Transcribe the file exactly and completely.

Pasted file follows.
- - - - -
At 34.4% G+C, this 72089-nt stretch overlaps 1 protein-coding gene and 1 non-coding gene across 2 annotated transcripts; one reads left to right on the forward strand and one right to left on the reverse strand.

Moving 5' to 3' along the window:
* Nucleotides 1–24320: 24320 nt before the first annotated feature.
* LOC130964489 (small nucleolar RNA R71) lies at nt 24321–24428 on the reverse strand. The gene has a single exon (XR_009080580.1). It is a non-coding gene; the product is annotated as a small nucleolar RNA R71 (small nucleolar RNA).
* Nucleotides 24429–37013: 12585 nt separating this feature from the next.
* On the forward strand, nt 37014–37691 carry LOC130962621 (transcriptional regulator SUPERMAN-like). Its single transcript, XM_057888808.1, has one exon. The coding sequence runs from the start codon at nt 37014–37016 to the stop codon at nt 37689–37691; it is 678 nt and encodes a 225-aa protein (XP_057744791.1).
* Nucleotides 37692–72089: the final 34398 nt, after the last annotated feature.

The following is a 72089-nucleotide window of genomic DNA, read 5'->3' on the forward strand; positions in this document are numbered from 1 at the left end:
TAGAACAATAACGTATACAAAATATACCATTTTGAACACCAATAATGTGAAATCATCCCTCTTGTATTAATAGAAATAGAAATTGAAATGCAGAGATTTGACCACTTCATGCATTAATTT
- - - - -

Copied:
At 34.4% G+C, this 72089-nt stretch overlaps 1 protein-coding gene and 1 non-coding gene across 2 annotated transcripts; one reads left to right on the forward strand and one right to left on the reverse strand.

Moving 5' to 3' along the window:
* Nucleotides 1–24320: 24320 nt before the first annotated feature.
* LOC130964489 (small nucleolar RNA R71) lies at nt 24321–24428 on the reverse strand. The gene has a single exon (XR_009080580.1). It is a non-coding gene; the product is annotated as a small nucleolar RNA R71 (small nucleolar RNA).
* Nucleotides 24429–37013: 12585 nt separating this feature from the next.
* On the forward strand, nt 37014–37691 carry LOC130962621 (transcriptional regulator SUPERMAN-like). Its single transcript, XM_057888808.1, has one exon. The coding sequence runs from the start codon at nt 37014–37016 to the stop codon at nt 37689–37691; it is 678 nt and encodes a 225-aa protein (XP_057744791.1).
* Nucleotides 37692–72089: the final 34398 nt, after the last annotated feature.

The following is a 72089-nucleotide window of genomic DNA, read 5'->3' on the forward strand; positions in this document are numbered from 1 at the left end:
TAGAACAATAACGTATACAAAATATACCATTTTGAACACCAATAATGTGAAATCATCCCTCTTGTATTAATAGAAATAGAAATTGAAATGCAGAGATTTGACCACTTCATGCATTAATTT